It is a very exciting time to be using Xenopus as a model system to study basal bodies. Recent advances in the detailed quantification of both protein and RNA levels across early Xenopus development stages promises to facilitate the analysis of many developmental processes including basal body formation and functions [57]. In addition, recent advances in genome editing technologies including TALENs and CRISPR/Cas hold great potential to allow rapid analysis of genetic mutations [54]. Spe-cifically, the ability to couple CRISPR/Cas with homolo-gous recombination to insert either fluorescent markers or specific mutations will greatly enhance our ability to model human disease in Xenopus. Important questions

that remain to be answered are as follows: how are cen-triole amplification and cencen-triole-to-basal body conver-sion regulated in MCCs that are no longer progressing through the cell cycle; what is the driving force of apical migration/insertion of basal bodies; how do basal bodies and their accessory structures interact with the cytoskel-eton as well as with the cell cortex; and what are the simi-larities/differences between the basal bodies of motile and primary cilia. With these new tools in hand, the next few years will certainly lead to many new advances in our understanding of basal body formation and functions.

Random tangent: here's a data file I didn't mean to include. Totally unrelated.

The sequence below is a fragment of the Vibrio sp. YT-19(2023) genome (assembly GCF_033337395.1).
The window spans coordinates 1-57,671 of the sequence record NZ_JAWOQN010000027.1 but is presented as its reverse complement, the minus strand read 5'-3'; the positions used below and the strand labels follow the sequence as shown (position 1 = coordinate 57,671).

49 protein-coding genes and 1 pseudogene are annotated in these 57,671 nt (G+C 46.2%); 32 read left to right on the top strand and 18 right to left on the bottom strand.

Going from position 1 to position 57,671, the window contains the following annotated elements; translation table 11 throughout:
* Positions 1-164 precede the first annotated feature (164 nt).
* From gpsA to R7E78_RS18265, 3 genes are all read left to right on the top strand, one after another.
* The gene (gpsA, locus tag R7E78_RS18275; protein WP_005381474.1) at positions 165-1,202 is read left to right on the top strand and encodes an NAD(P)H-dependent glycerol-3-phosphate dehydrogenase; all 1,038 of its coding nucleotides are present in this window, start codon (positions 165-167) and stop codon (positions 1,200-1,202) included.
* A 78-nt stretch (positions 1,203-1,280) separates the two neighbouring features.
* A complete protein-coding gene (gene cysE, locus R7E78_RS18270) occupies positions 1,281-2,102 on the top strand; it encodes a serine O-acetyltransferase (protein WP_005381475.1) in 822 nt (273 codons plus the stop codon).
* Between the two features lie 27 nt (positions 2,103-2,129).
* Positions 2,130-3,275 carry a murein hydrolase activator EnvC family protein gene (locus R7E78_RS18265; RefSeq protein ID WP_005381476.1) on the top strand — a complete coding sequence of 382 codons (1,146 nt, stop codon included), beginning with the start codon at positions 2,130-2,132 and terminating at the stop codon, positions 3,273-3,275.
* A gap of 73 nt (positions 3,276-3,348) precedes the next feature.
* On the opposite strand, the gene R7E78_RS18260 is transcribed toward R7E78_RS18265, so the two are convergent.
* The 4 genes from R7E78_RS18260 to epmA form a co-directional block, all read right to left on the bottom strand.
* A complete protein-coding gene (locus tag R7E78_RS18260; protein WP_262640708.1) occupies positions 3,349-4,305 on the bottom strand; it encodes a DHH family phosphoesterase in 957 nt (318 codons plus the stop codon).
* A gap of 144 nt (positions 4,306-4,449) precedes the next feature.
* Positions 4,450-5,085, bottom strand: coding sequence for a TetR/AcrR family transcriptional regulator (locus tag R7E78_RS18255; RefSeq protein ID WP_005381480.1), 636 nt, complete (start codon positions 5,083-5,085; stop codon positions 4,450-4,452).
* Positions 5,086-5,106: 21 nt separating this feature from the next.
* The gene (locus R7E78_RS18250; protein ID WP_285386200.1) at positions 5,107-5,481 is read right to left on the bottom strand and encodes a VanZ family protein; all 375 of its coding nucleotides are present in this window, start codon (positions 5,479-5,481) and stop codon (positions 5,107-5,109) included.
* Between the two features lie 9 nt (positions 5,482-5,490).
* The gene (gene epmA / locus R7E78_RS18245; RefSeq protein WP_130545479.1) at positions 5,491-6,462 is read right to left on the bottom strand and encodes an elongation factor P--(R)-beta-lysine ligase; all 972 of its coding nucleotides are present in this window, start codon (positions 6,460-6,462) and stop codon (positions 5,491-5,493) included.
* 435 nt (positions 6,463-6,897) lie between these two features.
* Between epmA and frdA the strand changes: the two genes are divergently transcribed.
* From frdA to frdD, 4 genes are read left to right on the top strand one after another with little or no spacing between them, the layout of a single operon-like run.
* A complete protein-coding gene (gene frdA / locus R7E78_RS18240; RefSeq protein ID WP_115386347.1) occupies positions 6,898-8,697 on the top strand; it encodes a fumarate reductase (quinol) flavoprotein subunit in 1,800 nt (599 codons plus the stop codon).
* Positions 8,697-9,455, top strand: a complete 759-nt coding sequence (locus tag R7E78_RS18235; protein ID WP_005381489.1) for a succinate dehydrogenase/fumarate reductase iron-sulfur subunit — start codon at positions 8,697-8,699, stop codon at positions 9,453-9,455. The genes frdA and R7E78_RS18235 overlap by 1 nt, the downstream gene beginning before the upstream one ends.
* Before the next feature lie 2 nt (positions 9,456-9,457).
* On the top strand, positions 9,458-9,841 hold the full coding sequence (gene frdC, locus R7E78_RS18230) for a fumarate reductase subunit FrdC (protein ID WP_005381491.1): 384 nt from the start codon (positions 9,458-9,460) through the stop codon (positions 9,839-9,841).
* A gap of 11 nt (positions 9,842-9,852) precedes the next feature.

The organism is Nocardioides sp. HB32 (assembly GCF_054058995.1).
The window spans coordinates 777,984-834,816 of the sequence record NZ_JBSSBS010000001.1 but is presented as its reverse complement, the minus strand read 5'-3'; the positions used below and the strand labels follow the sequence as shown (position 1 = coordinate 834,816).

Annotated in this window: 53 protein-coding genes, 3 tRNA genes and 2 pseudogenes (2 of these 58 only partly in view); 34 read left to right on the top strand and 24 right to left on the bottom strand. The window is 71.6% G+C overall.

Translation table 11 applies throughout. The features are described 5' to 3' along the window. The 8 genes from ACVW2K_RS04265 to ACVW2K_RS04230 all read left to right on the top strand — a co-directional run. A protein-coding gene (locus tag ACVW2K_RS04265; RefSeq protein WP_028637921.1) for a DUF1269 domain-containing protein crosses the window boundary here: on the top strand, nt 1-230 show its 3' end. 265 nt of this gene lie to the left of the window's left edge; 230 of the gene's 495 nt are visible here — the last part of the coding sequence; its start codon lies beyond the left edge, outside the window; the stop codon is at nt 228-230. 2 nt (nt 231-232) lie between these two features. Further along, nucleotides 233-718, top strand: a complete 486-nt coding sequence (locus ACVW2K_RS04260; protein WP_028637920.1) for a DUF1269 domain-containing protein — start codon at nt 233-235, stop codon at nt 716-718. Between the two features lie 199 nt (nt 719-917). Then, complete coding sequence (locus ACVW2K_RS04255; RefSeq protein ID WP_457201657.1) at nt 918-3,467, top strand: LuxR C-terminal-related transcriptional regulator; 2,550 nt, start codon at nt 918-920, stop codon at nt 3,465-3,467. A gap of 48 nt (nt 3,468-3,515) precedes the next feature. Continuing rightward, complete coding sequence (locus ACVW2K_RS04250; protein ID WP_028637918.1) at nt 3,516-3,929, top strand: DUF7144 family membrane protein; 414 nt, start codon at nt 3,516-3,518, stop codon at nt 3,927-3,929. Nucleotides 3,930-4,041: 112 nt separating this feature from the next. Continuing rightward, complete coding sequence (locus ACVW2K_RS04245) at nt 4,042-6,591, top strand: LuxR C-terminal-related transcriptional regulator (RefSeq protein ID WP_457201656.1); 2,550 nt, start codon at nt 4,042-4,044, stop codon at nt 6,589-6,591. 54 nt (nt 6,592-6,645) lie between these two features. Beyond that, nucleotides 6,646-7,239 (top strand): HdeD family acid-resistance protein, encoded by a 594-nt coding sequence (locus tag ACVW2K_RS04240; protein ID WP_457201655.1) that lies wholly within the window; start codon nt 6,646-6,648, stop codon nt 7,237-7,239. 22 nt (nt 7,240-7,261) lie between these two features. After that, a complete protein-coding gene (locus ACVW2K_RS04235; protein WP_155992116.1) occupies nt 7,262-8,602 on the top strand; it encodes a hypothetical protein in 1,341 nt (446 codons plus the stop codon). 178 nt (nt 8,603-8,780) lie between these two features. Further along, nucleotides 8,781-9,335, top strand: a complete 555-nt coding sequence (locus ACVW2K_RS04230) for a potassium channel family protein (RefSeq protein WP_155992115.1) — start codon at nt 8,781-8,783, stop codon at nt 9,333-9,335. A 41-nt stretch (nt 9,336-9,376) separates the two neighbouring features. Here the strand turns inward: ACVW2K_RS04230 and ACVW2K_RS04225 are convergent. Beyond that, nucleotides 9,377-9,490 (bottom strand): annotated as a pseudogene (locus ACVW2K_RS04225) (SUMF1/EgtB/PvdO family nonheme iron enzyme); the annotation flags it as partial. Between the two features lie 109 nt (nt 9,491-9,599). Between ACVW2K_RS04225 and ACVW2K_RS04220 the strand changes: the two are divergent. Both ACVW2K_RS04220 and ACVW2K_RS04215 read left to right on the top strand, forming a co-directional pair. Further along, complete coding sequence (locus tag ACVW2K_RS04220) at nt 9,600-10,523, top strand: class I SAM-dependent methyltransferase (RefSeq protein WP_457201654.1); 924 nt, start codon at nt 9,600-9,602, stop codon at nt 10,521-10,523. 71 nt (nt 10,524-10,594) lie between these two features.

TEM: transmission electron microscopy; MCC: multiciliated cell; MO: mor‑ pholino oligo; GRP: gastrocoel roof plate; OS: outer segments; MTOC: microtu‑ bule organizing center; PCP: planar cell polarity.

Authors’ contributions

SZ and BJM contributed to writing this review. Both authors read and approved the final manuscript.


We would like to thank Sun Kim and Jennifer Mitchell for helpful comments on the manuscript. BJM was supported by NIH‑NIMGS 2R01GM089970.

Competing interests

The authors declare that they have no competing interests.

Received: 13 November 2015 Accepted: 20 January 2016


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Fig. 1 Multiciliated epithelium of Xenopus. a The punctate pattern of MCCs in the skin of Xenopus embryos with cilia marked with anti‑acetylated tubulin (green) and cell boundaries marked with phalloidin (red)
Fig. 1 Multiciliated epithelium of Xenopus. a The punctate pattern of MCCs in the skin of Xenopus embryos with cilia marked with anti‑acetylated tubulin (green) and cell boundaries marked with phalloidin (red) p.2
Fig. 2 Vertical cross section of a Xenopus motile cilium. a TEM image of a single cilium with drawing representation of individual structures b AX axoneme, BB basal body, BF basal foot, C cilium, M mitochondria, R rootlet, TZ transition zone, TF transition
Fig. 2 Vertical cross section of a Xenopus motile cilium. a TEM image of a single cilium with drawing representation of individual structures b AX axoneme, BB basal body, BF basal foot, C cilium, M mitochondria, R rootlet, TZ transition zone, TF transition p.3
Fig. 3 The time axis showing the first appearance of the various types of basal bodies/cilia at different developmental stages through Xenopus early development
Fig. 3 The time axis showing the first appearance of the various types of basal bodies/cilia at different developmental stages through Xenopus early development p.4


Related subjects : Basal bodies